The Lord of the Dance Pose is usually executed as the last pose in a series of difficult backbends.
You will likely want to relax the spine by coming to Ardha Uttanasana (Half Uttanasana), also known as Right Angle Pose, at the wall or reclining twist.
Name in Sanskrit: Natarajasana
- Stretches the chest and shoulders
- Stretches the abdomen, groins, and thighs
- Strengthens the ankles and legs
- Improves balance
- Low Lunge (Anjenayasana)
- Hero Pose (Virasana)
- Warrior Pose III (Virabhadrasana III)
- Bow Pose (Dhanurasana)
- One-Legged King Pigeon Pose (Eka Pada Rajakapotasana)
- Camel Pose (Ustrasana)
- Cow Face Pose (Gomukhasana)
HOW TO PRACTICE THIS ASANA
Assume the Tadasana Pose. Inhale, move your weight to the right foot, then lift the left heel to the left buttock, bending the knee.
Push the top of the right thigh backwards, deep into the joint, pulling your right knee cap upwards to keep your standing leg strong and straight.
You can try two different variations of this pose with your hands and arms. Ensure that your torso stays relatively upright in either case.
The first option is to stretch the left hand back and hold your left ankle or your outer left foot. To avoid compressing the lower back, lift the pubis toward the navel, and simultaneously press the tailbone in the direction of the floor.
Start lifting the left foot upwards and backwards, away from the torso. Extend your left thigh out behind you until it is at a 90 degree angle with your standing leg. Reach forward with the right arm, so that it is parallel to your mat.
Another variation with your hands is; reach the right arm behind the back torso, catch and hold on to your left foot.
Next, sweep your left arm back and hold your outter let foot. This is an even more challenging position when it comes to balance.
Then raise your thigh as explained in the previous step above. This variation will lift your chest higher and stretch your shoulders further.
Hold this pose for about half a minute.
Then release the foot and place it back on the mat. Repeat all the steps for the opposite side.
HOW TO DO THE LORD OF THE DANCE POSE (Natarajasana)
Many beginners cramp in the back of their thighs when attempting to lift the leg. Ensure that the ankle of your raised foot is flexed; that is, the top of your foot is drawn toward your shin.
Also, maintaining balance in the modified version is often difficult. You can brace your free hand on a wall. This will help you remain stable.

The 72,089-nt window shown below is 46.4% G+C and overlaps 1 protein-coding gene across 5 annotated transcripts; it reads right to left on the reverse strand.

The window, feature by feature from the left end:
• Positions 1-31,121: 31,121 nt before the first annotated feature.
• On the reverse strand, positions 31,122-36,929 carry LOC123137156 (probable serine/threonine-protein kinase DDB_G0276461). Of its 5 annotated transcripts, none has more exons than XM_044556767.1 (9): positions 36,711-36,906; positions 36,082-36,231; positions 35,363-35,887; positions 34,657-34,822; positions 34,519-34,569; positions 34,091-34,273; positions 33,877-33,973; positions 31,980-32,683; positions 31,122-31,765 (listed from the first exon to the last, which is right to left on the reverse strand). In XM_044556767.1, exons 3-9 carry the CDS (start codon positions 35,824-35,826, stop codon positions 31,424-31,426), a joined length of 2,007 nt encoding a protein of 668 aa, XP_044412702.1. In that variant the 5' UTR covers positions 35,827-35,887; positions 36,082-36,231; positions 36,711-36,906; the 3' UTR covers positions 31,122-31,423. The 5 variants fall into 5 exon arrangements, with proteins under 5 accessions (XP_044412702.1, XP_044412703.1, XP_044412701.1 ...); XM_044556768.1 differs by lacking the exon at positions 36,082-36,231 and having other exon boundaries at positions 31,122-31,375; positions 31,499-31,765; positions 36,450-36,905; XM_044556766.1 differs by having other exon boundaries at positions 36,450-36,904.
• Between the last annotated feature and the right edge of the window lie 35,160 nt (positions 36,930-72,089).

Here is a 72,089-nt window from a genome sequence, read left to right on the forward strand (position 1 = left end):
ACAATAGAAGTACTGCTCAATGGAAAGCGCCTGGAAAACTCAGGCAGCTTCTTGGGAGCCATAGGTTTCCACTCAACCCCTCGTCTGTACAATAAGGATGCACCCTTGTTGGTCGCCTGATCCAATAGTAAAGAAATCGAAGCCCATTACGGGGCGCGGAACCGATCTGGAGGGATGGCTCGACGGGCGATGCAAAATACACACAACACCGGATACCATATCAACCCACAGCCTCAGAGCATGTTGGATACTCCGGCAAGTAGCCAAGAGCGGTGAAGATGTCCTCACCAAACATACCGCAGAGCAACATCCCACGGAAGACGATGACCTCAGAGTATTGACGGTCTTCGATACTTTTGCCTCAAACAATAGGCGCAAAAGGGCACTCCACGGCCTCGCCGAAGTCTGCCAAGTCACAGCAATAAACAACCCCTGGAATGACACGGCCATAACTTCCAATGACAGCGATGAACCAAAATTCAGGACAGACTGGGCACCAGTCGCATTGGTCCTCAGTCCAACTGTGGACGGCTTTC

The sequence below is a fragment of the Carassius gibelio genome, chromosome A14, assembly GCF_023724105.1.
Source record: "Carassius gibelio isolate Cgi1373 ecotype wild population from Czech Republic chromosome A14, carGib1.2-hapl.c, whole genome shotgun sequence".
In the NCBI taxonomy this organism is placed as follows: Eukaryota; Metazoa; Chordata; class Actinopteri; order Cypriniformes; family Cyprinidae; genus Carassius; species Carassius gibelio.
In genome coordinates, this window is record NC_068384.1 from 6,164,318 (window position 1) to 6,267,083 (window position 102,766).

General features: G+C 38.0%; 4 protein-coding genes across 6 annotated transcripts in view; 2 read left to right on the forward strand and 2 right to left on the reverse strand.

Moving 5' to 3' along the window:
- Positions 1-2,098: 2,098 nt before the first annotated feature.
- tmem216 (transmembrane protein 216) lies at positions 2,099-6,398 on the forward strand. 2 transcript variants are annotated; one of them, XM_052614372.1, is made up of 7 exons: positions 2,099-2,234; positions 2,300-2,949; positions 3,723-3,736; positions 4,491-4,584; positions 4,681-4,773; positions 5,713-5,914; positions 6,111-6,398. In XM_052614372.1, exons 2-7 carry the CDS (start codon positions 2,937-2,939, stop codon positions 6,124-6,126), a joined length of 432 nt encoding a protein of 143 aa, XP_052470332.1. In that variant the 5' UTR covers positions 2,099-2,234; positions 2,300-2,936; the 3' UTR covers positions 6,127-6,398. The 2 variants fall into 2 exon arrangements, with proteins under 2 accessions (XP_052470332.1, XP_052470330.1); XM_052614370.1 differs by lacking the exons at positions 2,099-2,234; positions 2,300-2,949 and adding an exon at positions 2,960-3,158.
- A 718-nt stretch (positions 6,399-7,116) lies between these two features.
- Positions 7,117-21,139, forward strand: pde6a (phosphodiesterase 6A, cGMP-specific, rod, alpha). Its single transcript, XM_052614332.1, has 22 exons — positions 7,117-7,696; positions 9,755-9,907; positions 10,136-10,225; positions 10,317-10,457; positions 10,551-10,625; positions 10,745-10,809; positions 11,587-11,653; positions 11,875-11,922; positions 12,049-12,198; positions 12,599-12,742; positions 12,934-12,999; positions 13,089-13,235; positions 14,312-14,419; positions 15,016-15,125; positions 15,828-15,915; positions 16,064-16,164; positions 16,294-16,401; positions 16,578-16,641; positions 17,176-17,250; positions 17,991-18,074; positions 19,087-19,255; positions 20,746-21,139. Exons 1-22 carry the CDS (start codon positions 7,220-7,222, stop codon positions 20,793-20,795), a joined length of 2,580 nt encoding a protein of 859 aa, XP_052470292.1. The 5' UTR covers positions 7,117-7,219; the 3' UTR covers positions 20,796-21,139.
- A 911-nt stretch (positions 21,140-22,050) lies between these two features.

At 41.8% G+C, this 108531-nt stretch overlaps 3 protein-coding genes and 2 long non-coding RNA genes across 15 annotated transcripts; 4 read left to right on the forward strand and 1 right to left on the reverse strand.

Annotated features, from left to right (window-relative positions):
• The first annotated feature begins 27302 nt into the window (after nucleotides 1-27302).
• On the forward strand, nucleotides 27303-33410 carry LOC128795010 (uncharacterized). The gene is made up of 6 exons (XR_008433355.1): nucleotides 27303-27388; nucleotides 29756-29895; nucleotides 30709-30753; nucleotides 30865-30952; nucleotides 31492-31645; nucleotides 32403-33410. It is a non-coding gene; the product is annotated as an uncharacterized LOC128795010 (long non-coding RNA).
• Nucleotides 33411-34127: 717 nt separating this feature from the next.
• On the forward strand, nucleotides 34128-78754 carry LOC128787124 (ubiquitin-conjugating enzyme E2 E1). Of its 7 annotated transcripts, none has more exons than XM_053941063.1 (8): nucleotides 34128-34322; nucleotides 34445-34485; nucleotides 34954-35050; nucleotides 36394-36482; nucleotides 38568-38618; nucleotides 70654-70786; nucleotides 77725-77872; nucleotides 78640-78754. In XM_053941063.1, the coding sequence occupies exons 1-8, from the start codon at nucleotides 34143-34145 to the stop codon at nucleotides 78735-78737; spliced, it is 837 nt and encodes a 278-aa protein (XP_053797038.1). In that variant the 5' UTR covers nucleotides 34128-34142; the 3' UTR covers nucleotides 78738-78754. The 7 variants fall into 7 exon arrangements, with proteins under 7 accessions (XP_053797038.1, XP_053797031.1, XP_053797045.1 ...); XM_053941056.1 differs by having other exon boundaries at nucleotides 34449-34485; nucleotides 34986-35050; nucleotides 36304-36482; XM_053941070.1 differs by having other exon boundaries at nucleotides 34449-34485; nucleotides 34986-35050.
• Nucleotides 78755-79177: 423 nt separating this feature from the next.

For this modification, perform the first step as explained above. Turn the left arm outward such that your palm faces out, away from your body. Bend your elbow, gripping your left foot.
(Also, you may grab your big toe using your thumb, index finger and second finger.) The thumb will rest againt your sole, your fingers would cross over the front of your foot. On an inhale, lift your left leg upwards, bringing your thigh to a horizontal position.
Alongside this motion, rotate your left shoulder such that your elbow swings round and up, such that it is now pointing upwards.
A lot of flexibility is required to flex and rotate your shoulder like this. Stretch your right arm forward, keeping it horizontal.
Hold this pose for half a minute and release.
Repeat these instructions on the opposite side.
DEEPENING THE POSE
You can deepen the Lord of the Dance pose by gripping your raised foot using your opposite hand. Perform the rest of this pose as explained above.
Inhale and sweep your free hand upwards to the ceiling, and then bend your elbow and stretch to grab your raised foot.
While perfoming the Lord of the Dance pose, have a partner help in maintaining your balance. Have him or her stand at your back while you’re performing the pose.
Ask them to use their discretion as to what’s best to maintain your balance, for instance holding your hips with their hands, or aiding you in grasping your raised foot.
Magda Felcio, a certified Vinyasa Flow Yoga teacher in Brazil, is deeply passionate about the grace and transformation this practice offers. With a commitment to empowering her students, she creates harmonious and flowing sequences that focus on alignment and mindfulness.